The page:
Good job,” my husband said, when I hopped back into the warm SUV.

We’d just finished eating yet another pandemic Friday night dinner in the car and had driven to a CVS Pharmacy to dispose of the leftovers. I’d made the quick dash from car to outside trash receptacle and back to throw away the bag full of carryout containers, paper napkins, and plastic dinnerware.

“Throwing away garbage isn’t something I want to be good at,” I told Steve, pulling the door closed and rebuckling myself into the car.

“Sorry,” he said, as he shrugged, backed out of the parking spot, and headed for home.

My response might have been more gracious if I wasn’t still thinking about the time just a couple of weeks earlier when a dental assistant told me I was good at dental hygiene.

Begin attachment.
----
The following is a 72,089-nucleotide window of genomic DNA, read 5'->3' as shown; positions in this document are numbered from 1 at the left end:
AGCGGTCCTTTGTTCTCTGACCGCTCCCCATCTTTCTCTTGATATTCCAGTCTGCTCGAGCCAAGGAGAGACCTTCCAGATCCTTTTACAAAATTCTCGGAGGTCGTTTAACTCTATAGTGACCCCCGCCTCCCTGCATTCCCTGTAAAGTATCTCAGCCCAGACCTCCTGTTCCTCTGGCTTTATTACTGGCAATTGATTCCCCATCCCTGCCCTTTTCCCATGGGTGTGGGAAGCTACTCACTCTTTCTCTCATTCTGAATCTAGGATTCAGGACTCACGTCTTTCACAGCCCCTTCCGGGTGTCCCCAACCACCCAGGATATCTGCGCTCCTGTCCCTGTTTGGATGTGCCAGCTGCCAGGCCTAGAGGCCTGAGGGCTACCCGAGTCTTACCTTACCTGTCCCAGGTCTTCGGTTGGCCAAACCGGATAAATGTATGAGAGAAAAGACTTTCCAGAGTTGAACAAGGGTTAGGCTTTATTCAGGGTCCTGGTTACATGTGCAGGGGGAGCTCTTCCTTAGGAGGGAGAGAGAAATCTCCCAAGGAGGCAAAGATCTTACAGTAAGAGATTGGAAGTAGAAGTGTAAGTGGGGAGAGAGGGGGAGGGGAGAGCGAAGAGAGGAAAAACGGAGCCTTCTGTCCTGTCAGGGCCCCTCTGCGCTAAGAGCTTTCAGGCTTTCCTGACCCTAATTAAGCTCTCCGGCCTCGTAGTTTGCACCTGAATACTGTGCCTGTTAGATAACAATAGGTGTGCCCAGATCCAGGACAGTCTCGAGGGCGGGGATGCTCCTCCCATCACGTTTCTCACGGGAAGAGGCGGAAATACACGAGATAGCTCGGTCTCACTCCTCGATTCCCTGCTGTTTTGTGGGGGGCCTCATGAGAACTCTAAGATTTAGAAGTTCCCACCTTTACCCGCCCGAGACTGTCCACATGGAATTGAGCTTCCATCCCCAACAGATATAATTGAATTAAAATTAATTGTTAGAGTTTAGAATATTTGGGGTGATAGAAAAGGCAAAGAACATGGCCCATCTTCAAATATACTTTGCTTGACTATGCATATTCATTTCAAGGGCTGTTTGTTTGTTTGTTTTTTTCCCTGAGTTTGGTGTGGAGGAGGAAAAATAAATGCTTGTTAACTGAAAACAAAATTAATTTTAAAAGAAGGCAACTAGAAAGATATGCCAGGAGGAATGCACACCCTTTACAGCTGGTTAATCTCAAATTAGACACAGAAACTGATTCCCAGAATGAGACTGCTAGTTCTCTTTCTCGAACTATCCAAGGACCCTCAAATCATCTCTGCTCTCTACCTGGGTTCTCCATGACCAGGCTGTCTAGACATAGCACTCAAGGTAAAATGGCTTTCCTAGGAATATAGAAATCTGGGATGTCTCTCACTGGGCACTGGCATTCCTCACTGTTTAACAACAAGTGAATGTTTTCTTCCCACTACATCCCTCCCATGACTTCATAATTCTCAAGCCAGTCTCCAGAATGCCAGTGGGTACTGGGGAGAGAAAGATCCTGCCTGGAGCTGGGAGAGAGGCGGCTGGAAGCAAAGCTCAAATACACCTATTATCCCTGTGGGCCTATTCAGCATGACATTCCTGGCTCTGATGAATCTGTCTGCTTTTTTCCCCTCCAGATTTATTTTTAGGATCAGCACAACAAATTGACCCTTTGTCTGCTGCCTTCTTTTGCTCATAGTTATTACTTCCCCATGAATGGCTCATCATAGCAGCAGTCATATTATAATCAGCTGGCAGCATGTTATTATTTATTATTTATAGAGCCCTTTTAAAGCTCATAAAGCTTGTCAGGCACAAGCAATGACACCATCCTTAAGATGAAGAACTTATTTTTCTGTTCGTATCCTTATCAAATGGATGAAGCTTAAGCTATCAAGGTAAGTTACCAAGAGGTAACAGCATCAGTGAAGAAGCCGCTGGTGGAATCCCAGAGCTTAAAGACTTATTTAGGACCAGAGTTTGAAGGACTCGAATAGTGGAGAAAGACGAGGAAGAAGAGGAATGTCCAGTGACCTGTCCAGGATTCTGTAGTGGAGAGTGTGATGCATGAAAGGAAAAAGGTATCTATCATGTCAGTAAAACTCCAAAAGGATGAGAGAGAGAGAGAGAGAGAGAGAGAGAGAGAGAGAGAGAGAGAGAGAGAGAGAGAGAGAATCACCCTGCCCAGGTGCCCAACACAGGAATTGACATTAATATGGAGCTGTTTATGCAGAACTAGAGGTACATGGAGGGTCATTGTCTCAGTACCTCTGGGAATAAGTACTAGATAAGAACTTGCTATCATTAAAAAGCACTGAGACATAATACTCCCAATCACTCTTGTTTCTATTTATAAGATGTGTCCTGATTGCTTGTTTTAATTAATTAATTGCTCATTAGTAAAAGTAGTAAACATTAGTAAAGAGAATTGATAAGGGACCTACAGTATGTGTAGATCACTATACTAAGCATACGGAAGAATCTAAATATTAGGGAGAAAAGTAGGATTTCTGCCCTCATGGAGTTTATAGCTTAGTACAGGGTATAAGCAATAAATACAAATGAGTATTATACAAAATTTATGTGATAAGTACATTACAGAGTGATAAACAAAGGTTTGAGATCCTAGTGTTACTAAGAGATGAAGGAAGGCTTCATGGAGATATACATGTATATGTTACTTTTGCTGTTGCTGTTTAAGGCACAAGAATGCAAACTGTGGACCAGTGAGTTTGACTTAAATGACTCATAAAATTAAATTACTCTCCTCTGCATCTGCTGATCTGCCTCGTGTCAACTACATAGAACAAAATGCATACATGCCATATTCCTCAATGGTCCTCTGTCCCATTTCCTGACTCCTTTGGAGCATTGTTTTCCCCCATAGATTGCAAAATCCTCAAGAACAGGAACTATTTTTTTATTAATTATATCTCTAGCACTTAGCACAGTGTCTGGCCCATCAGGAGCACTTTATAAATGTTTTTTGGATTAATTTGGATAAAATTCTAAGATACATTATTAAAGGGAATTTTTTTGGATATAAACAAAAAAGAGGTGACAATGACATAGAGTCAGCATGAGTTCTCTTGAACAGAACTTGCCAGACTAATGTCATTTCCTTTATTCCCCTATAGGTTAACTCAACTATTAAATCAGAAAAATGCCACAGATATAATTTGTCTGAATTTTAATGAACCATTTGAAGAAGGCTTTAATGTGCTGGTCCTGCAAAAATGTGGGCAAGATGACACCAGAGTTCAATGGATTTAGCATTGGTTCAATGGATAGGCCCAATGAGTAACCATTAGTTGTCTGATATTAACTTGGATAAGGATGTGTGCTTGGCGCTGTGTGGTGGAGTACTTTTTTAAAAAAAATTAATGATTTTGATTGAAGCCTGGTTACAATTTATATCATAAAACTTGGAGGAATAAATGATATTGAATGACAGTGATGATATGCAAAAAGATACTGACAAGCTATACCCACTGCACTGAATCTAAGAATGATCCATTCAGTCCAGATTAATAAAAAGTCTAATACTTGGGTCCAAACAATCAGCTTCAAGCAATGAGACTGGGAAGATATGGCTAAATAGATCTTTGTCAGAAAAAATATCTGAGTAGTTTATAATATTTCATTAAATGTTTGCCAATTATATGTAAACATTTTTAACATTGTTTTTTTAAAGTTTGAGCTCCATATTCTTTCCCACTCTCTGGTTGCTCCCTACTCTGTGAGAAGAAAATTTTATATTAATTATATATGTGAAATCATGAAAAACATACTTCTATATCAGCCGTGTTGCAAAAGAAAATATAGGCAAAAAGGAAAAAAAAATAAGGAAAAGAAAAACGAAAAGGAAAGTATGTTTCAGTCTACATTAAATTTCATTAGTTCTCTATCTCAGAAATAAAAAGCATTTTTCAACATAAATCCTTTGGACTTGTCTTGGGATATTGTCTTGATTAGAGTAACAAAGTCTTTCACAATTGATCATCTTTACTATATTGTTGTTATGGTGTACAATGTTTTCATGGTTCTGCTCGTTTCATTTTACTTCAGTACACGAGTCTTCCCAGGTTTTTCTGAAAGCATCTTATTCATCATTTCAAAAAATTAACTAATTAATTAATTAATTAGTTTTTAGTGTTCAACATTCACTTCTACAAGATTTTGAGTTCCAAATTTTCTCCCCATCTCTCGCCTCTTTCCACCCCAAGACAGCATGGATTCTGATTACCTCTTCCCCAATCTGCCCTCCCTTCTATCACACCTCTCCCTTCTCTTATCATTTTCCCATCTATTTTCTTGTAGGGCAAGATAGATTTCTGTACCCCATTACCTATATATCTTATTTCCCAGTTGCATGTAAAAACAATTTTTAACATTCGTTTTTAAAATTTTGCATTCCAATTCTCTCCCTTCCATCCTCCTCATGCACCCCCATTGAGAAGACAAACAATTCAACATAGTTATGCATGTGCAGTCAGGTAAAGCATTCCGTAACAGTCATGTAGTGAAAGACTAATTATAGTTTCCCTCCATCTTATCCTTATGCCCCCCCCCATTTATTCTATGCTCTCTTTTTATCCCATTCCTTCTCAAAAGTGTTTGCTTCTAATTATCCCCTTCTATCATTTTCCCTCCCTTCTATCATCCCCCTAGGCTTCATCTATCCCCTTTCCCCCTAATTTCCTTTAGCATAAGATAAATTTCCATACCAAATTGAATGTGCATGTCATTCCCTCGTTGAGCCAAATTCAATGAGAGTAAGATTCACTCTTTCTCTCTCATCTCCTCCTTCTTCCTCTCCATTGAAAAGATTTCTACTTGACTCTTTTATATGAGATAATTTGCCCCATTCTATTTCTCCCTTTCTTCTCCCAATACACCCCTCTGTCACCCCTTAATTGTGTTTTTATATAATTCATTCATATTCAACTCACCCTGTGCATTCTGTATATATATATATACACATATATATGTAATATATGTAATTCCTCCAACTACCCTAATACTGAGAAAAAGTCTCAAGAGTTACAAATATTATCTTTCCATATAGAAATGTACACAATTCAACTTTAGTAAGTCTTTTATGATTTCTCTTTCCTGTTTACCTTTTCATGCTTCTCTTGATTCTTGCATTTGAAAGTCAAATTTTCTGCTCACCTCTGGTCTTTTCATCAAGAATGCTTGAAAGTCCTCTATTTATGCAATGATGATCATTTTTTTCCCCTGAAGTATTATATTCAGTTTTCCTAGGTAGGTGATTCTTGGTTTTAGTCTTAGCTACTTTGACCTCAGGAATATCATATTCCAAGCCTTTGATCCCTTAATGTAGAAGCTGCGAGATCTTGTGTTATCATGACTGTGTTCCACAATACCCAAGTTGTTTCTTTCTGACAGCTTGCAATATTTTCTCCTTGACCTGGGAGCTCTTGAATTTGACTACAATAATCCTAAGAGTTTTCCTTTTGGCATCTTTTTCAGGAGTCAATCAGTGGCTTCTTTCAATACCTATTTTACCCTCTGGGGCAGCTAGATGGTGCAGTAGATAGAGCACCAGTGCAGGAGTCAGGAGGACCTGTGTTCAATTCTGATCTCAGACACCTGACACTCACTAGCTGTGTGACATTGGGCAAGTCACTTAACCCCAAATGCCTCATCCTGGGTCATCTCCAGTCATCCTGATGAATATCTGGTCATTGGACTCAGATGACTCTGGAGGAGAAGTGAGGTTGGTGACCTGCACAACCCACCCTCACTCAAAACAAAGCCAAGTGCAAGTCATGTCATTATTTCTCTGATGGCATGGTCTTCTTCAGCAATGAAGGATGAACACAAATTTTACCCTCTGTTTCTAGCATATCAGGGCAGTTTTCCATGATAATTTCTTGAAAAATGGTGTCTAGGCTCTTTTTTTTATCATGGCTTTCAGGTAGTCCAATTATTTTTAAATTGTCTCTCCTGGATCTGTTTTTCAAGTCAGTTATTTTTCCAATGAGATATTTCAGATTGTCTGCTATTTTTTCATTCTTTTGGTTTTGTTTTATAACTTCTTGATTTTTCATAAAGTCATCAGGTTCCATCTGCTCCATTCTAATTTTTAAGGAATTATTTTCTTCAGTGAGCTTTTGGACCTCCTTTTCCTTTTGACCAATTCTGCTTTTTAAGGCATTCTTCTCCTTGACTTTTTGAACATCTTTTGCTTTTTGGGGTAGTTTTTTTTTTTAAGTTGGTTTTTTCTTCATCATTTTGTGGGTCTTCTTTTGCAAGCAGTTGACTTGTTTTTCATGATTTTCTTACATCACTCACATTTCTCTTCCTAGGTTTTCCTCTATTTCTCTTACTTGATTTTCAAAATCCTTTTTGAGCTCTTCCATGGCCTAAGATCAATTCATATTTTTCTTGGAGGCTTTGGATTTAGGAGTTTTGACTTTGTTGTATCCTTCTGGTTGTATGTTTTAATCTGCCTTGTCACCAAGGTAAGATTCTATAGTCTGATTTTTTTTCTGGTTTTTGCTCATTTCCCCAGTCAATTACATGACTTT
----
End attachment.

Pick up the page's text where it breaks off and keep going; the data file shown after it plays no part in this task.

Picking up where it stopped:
“Thanks?” I said, more as a question than a response.

“During your last cleaning, Courtney wrote down that it took only four units … that’s how we measure it,” she explained. “Most people have way more. Four is really great.”

“Well, that’s good, I guess.”

For a second, the compliment gave me that puffed-up feeling of pride. I’m good at something, I thought. But as the dentist continued fitting a crown on my tooth, taking it on and off to shave it down and be sure it fit correctly, I wondered why it mattered. Would I really be sitting here now if I was that good at dental hygiene? And what kind of compliment was that anyway?


Originally published at Awake Our Hearts Journal on March, 2021.